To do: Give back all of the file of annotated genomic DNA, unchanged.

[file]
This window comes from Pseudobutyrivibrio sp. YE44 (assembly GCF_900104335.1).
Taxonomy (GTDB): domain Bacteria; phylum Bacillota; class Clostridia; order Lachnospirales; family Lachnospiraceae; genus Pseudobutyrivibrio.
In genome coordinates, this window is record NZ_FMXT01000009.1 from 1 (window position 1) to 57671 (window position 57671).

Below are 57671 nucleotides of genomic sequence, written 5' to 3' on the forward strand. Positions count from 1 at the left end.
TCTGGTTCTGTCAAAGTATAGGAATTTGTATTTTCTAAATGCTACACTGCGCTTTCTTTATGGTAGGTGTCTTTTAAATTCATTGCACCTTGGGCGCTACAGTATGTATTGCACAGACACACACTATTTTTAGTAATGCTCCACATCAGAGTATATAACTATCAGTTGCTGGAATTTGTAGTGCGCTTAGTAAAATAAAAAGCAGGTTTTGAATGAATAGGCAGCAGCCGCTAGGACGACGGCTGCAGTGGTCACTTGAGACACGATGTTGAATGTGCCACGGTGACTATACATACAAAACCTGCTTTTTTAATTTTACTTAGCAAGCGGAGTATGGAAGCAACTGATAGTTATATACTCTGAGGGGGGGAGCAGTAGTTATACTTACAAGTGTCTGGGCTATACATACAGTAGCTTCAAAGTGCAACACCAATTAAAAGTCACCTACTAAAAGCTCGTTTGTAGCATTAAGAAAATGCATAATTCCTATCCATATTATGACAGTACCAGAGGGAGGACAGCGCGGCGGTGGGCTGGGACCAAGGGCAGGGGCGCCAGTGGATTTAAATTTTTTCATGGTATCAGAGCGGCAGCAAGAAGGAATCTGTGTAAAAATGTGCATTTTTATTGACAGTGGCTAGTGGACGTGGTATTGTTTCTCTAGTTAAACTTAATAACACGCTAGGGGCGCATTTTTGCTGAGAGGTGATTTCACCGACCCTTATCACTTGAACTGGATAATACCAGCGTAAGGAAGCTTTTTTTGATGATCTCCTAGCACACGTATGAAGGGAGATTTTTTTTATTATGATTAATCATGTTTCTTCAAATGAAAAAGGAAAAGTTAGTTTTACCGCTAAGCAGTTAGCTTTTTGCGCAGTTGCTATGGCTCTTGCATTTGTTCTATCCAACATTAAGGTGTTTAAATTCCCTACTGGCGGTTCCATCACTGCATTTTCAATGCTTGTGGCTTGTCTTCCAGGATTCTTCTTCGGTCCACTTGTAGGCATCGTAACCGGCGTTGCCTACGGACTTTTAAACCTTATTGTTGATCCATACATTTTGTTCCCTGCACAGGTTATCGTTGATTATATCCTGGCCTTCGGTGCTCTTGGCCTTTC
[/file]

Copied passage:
This window comes from Pseudobutyrivibrio sp. YE44 (assembly GCF_900104335.1).
Taxonomy (GTDB): domain Bacteria; phylum Bacillota; class Clostridia; order Lachnospirales; family Lachnospiraceae; genus Pseudobutyrivibrio.
In genome coordinates, this window is record NZ_FMXT01000009.1 from 1 (window position 1) to 57671 (window position 57671).

Below are 57671 nucleotides of genomic sequence, written 5' to 3' on the forward strand. Positions count from 1 at the left end.
TCTGGTTCTGTCAAAGTATAGGAATTTGTATTTTCTAAATGCTACACTGCGCTTTCTTTATGGTAGGTGTCTTTTAAATTCATTGCACCTTGGGCGCTACAGTATGTATTGCACAGACACACACTATTTTTAGTAATGCTCCACATCAGAGTATATAACTATCAGTTGCTGGAATTTGTAGTGCGCTTAGTAAAATAAAAAGCAGGTTTTGAATGAATAGGCAGCAGCCGCTAGGACGACGGCTGCAGTGGTCACTTGAGACACGATGTTGAATGTGCCACGGTGACTATACATACAAAACCTGCTTTTTTAATTTTACTTAGCAAGCGGAGTATGGAAGCAACTGATAGTTATATACTCTGAGGGGGGGAGCAGTAGTTATACTTACAAGTGTCTGGGCTATACATACAGTAGCTTCAAAGTGCAACACCAATTAAAAGTCACCTACTAAAAGCTCGTTTGTAGCATTAAGAAAATGCATAATTCCTATCCATATTATGACAGTACCAGAGGGAGGACAGCGCGGCGGTGGGCTGGGACCAAGGGCAGGGGCGCCAGTGGATTTAAATTTTTTCATGGTATCAGAGCGGCAGCAAGAAGGAATCTGTGTAAAAATGTGCATTTTTATTGACAGTGGCTAGTGGACGTGGTATTGTTTCTCTAGTTAAACTTAATAACACGCTAGGGGCGCATTTTTGCTGAGAGGTGATTTCACCGACCCTTATCACTTGAACTGGATAATACCAGCGTAAGGAAGCTTTTTTTGATGATCTCCTAGCACACGTATGAAGGGAGATTTTTTTTATTATGATTAATCATGTTTCTTCAAATGAAAAAGGAAAAGTTAGTTTTACCGCTAAGCAGTTAGCTTTTTGCGCAGTTGCTATGGCTCTTGCATTTGTTCTATCCAACATTAAGGTGTTTAAATTCCCTACTGGCGGTTCCATCACTGCATTTTCAATGCTTGTGGCTTGTCTTCCAGGATTCTTCTTCGGTCCACTTGTAGGCATCGTAACCGGCGTTGCCTACGGACTTTTAAACCTTATTGTTGATCCATACATTTTGTTCCCTGCACAGGTTATCGTTGATTATATCCTGGCCTTCGGTGCTCTTGGCCTTTC